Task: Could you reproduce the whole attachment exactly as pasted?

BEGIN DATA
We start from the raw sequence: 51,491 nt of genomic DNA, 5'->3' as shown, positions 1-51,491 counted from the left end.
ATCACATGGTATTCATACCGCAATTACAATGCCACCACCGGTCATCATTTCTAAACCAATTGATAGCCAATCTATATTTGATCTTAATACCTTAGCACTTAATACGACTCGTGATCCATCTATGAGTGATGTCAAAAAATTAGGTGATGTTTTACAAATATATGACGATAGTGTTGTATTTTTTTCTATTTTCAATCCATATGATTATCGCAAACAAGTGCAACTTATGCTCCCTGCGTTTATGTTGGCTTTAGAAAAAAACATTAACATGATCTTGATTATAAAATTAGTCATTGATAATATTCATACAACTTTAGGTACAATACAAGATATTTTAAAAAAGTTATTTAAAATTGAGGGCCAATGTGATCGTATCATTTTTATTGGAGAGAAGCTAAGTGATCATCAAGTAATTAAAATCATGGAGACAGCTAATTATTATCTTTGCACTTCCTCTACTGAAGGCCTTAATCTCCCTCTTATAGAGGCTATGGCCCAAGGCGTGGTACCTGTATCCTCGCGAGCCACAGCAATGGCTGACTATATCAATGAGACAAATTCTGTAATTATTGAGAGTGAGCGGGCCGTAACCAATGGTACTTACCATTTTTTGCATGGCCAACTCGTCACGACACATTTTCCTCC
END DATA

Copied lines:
We start from the raw sequence: 51,491 nt of genomic DNA, 5'->3' as shown, positions 1-51,491 counted from the left end.
ATCACATGGTATTCATACCGCAATTACAATGCCACCACCGGTCATCATTTCTAAACCAATTGATAGCCAATCTATATTTGATCTTAATACCTTAGCACTTAATACGACTCGTGATCCATCTATGAGTGATGTCAAAAAATTAGGTGATGTTTTACAAATATATGACGATAGTGTTGTATTTTTTTCTATTTTCAATCCATATGATTATCGCAAACAAGTGCAACTTATGCTCCCTGCGTTTATGTTGGCTTTAGAAAAAAACATTAACATGATCTTGATTATAAAATTAGTCATTGATAATATTCATACAACTTTAGGTACAATACAAGATATTTTAAAAAAGTTATTTAAAATTGAGGGCCAATGTGATCGTATCATTTTTATTGGAGAGAAGCTAAGTGATCATCAAGTAATTAAAATCATGGAGACAGCTAATTATTATCTTTGCACTTCCTCTACTGAAGGCCTTAATCTCCCTCTTATAGAGGCTATGGCCCAAGGCGTGGTACCTGTATCCTCGCGAGCCACAGCAATGGCTGACTATATCAATGAGACAAATTCTGTAATTATTGAGAGTGAGCGGGCCGTAACCAATGGTACTTACCATTTTTTGCATGGCCAACTCGTCACGACACATTTTCCTCC